- The Washington Times - Friday, February 1, 2008


Death-row inmate granted a stay

ATMORE — A murderer scheduled to die in what would have been the nation’s first execution in months won a last-minute reprieve yesterday from the U.S. Supreme Court, prison officials said.

James Harvey Callahan, set to die at 6 p.m., was granted a stay, Holman prison warden Grant Culliver told officers on death row.

The inmate’s attorney had asked the high court to halt the execution after a federal appeals court lifted a stay granted by a Montgomery judge.

It would have been the nation’s first execution since Sept. 25, the day the U.S. Supreme Court agreed to consider whether lethal injection is cruel and unusual punishment.


Church’s fate divides groups

MERCED — Preservationists and parishioners are squaring off over the fate of one of Merced’s landmark buildings, the Central Presbyterian Church.

Congregants voted Sunday to demolish the 92-year-old church and replace it with a new structure they say will better house the growing numbers of worshippers.

Parishioners still have to raise millions of dollars for the new building before the mission-style church is demolished.

The preservation group Sanctuary Merced plans to ask the city’s Historic Preservation Commission to list it as a local historic landmark.

The group also is seeking a restraining order to save the church from the wrecking ball.


Roof fire caused by malfunction

MASHANTUCKET — A roof fire at a gambling resort’s hotel was caused by a malfunctioning device meant to keep pipes from freezing, a spokesman said.

Guests at the Great Cedar Hotel at Foxwoods Resort Casino were put up in other hotels but were allowed back Wednesday to retrieve belongings, resort spokesman Saverio Mancini said.


Judge blocks Noriega extradition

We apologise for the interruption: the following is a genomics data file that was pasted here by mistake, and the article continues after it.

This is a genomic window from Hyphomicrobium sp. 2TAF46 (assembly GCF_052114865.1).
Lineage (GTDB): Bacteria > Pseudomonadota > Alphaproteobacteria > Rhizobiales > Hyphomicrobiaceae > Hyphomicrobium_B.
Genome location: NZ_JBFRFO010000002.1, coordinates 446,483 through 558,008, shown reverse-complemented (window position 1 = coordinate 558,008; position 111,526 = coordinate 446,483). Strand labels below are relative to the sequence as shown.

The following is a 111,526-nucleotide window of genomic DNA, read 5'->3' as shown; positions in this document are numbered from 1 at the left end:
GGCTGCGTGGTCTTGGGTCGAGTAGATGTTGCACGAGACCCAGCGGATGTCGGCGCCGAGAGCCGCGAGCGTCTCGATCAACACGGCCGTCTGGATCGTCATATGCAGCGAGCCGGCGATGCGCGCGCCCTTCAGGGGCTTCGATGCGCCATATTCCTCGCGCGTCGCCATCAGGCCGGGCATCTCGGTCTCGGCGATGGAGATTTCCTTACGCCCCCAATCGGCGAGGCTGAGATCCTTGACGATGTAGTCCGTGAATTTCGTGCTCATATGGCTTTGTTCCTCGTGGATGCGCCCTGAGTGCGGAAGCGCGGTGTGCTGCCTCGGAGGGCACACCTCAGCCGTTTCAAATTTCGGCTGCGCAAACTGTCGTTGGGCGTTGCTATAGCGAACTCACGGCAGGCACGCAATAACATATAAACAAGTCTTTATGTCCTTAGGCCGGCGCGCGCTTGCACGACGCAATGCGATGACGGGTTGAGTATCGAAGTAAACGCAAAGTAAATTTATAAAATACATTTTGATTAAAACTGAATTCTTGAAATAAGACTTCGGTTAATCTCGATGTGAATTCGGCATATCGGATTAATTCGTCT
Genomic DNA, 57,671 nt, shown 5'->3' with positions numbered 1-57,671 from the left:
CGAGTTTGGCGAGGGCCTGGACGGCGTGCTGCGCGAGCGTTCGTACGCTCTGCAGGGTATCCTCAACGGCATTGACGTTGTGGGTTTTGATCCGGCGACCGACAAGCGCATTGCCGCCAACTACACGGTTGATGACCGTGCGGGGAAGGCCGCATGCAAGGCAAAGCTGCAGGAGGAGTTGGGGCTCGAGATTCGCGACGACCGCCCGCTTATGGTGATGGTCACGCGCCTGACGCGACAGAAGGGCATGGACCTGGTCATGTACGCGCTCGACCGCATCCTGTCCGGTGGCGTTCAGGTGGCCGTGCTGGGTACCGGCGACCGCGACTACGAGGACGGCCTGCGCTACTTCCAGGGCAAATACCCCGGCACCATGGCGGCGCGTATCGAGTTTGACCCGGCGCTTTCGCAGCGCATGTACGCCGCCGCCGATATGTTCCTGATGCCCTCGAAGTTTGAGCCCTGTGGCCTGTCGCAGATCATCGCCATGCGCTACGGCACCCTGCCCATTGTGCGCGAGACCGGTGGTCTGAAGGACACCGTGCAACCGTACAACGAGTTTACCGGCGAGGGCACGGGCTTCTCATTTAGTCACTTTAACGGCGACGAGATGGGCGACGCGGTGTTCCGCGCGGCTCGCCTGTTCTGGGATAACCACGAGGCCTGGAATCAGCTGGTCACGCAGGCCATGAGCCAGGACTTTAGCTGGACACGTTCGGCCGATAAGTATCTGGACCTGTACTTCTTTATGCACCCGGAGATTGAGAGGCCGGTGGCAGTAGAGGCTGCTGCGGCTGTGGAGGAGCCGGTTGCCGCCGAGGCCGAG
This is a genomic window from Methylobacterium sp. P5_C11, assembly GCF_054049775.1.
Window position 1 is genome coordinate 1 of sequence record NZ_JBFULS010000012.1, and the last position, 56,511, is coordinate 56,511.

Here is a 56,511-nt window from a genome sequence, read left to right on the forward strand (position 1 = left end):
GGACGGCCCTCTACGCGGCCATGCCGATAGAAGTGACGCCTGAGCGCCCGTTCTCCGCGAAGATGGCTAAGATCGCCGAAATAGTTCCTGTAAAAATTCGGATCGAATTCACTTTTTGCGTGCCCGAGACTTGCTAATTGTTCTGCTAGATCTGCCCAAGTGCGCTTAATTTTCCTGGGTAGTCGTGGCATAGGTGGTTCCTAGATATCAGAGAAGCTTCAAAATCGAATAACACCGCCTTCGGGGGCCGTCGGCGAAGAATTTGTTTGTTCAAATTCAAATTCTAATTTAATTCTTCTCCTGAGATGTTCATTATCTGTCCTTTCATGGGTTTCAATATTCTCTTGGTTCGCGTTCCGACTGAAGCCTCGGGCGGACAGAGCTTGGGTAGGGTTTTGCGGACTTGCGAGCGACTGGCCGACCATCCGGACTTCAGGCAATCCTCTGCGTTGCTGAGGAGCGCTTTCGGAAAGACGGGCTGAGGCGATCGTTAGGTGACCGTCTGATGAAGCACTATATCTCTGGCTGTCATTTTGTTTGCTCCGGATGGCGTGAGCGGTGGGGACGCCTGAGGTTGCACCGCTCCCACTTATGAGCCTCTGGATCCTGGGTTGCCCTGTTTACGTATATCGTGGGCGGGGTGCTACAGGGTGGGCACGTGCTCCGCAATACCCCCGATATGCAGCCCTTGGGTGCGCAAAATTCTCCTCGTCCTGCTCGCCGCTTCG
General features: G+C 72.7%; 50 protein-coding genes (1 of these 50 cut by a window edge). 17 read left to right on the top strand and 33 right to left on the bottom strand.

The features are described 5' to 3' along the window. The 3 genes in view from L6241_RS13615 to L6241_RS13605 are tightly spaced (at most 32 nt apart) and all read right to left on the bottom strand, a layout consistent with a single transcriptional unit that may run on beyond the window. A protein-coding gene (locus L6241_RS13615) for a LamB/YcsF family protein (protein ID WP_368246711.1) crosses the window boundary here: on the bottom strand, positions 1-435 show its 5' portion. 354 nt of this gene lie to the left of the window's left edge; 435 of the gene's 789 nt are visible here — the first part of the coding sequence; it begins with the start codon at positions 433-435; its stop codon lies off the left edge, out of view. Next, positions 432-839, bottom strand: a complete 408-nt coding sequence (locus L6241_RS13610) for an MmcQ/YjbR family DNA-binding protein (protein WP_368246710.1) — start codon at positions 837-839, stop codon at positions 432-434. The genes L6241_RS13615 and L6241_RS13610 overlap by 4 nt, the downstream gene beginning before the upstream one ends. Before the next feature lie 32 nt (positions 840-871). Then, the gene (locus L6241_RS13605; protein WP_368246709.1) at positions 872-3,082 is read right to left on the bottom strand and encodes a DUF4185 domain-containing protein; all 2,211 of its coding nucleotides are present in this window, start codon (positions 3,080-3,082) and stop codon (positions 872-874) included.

MIAMI — A federal judge ruled yesterday that former Panamanian dictator Manuel Noriega cannot be extradited to face French money-laundering charges until his appeals in U.S. courts are exhausted.

U.S. District Judge Paul Huck said Noriega deserves a chance to fully air his arguments that any French extradition is prohibited by the Geneva Conventions protections for prisoners of war and that Noriega instead should be repatriated to Panama.

The U.S. announced that France sought to extradite Noriega, 73, just before he completed serving a 15-year prison sentence in September for a 1992 drug racketeering conviction. He faces another 10 years behind bars if convicted of laundering $3 million in drug money through French banks.

Noriega’s attorneys sought the stay to prevent Secretary of State Condoleezza Rice from issuing final extradition orders while his legal appeals were pending.


Boy who fled to return to U.S.

OMAHA — A 14-year-old boy who fled to Mexico with his former teacher will be allowed to return to the U.S. for a year, his attorney said yesterday.

The Department of Homeland Security has granted the boy, an illegal alien, humanitarian parole, according to a letter sent to his attorney, Amy Peck.

“[The boy] is going home,” Miss Peck told reporters. “At the very least, he gets to speak about what happened to him.”